Of all the debt repayment strategies, debt consolidation is probably the most confusing one.
So let’s break it down for you—
1. How does consolidated credit work?
Debt consolidation involves working with a new lender to refinance multiple loans into a single loan.
There are tons of options for loan consolidation.
The most common one is to take out a personal loan and use the money to pay off your other debts. Using home equity loans or balance transfer credit cards are other popular choices.
Regardless of the method you choose, the process is generally the same.
You’ll begin by evaluating interest rates among lenders to discover who’s offering the best deal. You’ll then apply for enough money to meet your current debts. You start making payments on your new loan once you receive your loan funds.
When done right, debt consolidation can fetch you more favorable terms, such as a lower interest rate or lower monthly payments.
2. Is debt consolidation bad for your credit?
Debt consolidation isn’t inherently bad for your credit. Manage it properly and it can potentially boost your credit score.
Consolidating your debts can initially have a negative effect on your credit score. This is because the process typically involves applying for a new loan or credit account, resulting in a hard inquiry on your credit report.
Additionally, closing existing credit accounts as part of the consolidation process can affect your credit utilization ratio, another factor that influences your credit score.
However, in the long run, consistently making on-time payments and effectively managing your consolidated debt, can help improve your credit score.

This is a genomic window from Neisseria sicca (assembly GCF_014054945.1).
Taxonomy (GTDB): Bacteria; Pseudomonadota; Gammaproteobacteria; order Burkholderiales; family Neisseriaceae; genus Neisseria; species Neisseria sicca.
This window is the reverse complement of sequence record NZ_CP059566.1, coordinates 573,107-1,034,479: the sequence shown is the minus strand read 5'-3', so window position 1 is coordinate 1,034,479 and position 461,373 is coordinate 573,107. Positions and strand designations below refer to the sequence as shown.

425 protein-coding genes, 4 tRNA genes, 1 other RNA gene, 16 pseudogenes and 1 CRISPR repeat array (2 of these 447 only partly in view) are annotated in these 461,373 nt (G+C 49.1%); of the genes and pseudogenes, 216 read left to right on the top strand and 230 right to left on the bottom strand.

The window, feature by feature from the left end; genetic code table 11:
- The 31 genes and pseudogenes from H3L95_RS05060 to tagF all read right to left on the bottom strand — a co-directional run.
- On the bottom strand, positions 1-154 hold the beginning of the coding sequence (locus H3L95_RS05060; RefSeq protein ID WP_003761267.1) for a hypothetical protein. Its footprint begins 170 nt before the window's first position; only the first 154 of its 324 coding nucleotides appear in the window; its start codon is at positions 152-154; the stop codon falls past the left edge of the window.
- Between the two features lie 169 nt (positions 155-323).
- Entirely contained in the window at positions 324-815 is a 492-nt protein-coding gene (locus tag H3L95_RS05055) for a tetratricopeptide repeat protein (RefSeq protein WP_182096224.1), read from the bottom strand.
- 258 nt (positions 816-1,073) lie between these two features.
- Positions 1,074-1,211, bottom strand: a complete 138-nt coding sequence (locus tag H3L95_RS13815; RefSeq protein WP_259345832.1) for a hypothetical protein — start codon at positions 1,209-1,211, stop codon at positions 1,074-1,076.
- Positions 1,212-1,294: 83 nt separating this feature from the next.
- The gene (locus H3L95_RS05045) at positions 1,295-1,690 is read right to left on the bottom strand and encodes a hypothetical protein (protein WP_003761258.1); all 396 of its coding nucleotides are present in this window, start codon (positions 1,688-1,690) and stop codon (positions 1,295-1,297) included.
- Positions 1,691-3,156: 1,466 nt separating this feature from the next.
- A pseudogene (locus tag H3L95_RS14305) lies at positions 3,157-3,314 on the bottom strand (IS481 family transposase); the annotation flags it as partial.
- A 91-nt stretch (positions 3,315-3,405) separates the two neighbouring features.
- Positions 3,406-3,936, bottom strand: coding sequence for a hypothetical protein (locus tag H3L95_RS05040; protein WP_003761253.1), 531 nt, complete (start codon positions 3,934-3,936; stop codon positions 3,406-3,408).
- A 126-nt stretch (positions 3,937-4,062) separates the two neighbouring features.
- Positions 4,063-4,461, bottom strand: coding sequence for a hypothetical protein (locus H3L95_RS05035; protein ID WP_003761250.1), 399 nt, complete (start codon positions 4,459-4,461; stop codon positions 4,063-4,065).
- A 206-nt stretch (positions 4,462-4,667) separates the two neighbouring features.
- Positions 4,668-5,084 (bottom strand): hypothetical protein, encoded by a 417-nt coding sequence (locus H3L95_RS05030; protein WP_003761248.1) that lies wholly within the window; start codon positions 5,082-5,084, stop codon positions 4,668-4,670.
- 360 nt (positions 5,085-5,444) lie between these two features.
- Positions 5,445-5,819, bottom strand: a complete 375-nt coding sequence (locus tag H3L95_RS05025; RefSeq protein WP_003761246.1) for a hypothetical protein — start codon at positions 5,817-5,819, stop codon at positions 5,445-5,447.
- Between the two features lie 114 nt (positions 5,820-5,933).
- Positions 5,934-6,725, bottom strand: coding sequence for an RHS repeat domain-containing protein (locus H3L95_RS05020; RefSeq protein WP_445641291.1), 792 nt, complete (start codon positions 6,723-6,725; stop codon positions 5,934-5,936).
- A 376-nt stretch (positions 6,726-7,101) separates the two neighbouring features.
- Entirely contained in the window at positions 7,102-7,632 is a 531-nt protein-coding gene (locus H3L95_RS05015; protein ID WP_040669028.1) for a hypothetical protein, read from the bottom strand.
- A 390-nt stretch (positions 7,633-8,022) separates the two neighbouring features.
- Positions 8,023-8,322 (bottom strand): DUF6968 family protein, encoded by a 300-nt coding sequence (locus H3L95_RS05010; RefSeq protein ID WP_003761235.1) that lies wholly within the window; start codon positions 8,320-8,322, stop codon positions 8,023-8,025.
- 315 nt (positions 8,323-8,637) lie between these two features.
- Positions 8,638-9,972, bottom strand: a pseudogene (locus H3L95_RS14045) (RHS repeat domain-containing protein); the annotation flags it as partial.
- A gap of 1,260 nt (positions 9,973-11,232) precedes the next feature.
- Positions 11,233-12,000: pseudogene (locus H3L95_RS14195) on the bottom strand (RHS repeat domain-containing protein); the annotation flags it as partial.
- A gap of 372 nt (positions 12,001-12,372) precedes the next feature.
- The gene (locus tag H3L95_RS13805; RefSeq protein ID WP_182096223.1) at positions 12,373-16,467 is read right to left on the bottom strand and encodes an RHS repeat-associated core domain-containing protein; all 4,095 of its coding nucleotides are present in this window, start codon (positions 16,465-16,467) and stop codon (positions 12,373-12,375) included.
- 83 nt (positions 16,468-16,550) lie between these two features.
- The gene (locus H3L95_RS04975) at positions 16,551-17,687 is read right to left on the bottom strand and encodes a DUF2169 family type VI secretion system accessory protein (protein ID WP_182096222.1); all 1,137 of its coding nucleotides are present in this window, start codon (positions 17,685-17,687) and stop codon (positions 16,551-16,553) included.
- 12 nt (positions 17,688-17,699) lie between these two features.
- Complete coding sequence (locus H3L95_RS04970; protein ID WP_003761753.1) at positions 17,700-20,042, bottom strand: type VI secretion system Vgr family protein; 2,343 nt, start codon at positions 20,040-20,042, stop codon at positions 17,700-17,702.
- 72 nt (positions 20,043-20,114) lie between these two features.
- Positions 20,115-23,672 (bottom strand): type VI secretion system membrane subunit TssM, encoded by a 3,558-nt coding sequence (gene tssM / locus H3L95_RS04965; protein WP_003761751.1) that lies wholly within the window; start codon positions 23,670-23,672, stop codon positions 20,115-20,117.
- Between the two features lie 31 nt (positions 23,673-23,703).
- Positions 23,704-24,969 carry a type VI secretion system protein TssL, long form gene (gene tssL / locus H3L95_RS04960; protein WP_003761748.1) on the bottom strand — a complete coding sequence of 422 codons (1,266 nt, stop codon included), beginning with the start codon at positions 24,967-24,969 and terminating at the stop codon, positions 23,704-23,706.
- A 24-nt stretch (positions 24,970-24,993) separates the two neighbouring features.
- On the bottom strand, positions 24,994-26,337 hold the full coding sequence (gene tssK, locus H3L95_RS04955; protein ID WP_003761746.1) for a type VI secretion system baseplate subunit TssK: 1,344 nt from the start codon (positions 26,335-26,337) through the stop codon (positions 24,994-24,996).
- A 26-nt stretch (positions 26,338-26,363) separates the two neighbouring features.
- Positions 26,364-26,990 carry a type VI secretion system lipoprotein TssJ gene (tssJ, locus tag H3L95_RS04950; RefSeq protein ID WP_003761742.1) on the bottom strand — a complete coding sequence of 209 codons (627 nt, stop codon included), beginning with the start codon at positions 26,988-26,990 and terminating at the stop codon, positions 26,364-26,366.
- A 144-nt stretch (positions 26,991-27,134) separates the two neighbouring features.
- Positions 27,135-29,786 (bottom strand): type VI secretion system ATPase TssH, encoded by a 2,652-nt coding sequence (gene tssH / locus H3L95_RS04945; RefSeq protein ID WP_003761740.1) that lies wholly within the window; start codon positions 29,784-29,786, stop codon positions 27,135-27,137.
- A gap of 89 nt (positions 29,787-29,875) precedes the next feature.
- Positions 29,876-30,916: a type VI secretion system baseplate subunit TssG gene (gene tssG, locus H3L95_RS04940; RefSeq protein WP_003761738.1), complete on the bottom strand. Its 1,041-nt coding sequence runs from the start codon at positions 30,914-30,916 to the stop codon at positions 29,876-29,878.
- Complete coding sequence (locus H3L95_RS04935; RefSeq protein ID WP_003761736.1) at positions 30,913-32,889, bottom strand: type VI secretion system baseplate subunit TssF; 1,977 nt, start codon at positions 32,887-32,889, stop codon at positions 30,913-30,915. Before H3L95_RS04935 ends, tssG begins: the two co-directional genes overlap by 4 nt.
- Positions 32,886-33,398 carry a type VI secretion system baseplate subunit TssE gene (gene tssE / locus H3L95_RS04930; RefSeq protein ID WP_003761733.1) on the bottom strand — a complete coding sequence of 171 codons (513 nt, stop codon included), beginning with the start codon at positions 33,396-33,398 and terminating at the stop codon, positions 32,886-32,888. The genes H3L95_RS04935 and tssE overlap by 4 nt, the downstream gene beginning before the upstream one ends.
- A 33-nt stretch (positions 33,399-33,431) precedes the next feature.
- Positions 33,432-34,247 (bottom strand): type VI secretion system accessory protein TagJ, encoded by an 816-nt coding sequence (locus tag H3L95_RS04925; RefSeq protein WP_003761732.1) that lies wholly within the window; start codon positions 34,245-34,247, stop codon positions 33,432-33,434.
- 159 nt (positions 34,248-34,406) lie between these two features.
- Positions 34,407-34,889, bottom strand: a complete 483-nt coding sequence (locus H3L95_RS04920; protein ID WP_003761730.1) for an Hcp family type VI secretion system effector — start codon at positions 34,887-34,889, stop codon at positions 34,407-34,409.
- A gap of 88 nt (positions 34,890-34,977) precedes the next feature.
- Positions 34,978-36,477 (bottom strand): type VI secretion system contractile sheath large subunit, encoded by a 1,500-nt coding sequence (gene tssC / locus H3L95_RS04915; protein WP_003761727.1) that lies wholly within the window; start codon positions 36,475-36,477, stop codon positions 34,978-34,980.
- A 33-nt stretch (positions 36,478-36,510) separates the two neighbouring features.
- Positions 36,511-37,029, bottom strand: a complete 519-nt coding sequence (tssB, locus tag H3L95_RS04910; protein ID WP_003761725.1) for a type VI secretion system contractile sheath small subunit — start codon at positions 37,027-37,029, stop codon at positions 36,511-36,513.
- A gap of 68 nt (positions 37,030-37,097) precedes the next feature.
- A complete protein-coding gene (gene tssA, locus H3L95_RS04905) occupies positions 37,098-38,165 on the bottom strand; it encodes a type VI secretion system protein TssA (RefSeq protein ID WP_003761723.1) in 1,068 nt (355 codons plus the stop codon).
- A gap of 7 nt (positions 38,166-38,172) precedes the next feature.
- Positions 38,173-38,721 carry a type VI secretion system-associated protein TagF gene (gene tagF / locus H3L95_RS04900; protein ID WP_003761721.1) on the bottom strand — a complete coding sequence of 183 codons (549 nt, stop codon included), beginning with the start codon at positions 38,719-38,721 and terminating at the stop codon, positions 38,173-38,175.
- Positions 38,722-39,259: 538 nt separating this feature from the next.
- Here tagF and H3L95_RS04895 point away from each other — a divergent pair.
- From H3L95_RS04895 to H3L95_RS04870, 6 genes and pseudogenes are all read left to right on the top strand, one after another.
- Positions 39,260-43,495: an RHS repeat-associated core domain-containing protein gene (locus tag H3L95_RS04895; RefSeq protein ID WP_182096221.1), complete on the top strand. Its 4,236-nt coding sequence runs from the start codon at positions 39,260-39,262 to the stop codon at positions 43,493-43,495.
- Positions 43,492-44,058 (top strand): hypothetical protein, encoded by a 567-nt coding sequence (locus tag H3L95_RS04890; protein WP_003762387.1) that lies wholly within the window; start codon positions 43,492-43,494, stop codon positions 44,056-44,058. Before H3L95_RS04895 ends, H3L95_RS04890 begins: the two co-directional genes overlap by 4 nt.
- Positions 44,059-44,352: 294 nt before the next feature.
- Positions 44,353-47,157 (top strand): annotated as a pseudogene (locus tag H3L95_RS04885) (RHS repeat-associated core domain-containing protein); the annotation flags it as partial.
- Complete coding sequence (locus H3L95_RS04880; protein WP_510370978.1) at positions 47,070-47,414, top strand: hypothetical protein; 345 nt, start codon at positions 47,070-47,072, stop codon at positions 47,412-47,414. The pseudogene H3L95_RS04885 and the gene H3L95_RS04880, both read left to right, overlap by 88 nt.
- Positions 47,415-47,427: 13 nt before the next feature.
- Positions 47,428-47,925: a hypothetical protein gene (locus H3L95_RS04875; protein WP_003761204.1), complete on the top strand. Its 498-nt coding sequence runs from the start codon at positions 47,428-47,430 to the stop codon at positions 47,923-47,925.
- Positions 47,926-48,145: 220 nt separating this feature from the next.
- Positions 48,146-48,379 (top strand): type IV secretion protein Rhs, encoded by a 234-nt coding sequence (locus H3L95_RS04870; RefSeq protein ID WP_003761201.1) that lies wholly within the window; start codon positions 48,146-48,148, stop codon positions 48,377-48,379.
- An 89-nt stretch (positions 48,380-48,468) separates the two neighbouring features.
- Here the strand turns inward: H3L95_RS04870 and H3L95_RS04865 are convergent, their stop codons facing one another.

3. Is it a good idea to consolidate debt?
To consolidate or not to consolidate? The answer depends on your unique financial situation and the specific debts you’re targeting.
You want to take a good, hard look at your finances to figure out if this is a wise move.
We’re going to help you with this list of scenarios where debt consolidation makes perfect sense—
- You have good credit. Having a high credit score can help you qualify for 0% balance transfer cards and low-interest loans, making the whole process effective.
- You have high-interest debt. Debt consolidation can help you save money by reducing the interest you’re paying on high-interest loans.
- You’re overwhelmed with payments. Having a hard time keeping track of your debt payments? Debt consolidation can solve that by helping you merge multiple payments into one.
- You have a repayment plan. Consolidating debt without a repayment strategy (like the debt snowball method) in place can prove to be a financial disaster. Before taking this step, decide on the payment strategy and make sure you’ll be able to stick to it.
Kendall Meade, financial planner at SoFi, shares the secret to making debt consolidation work,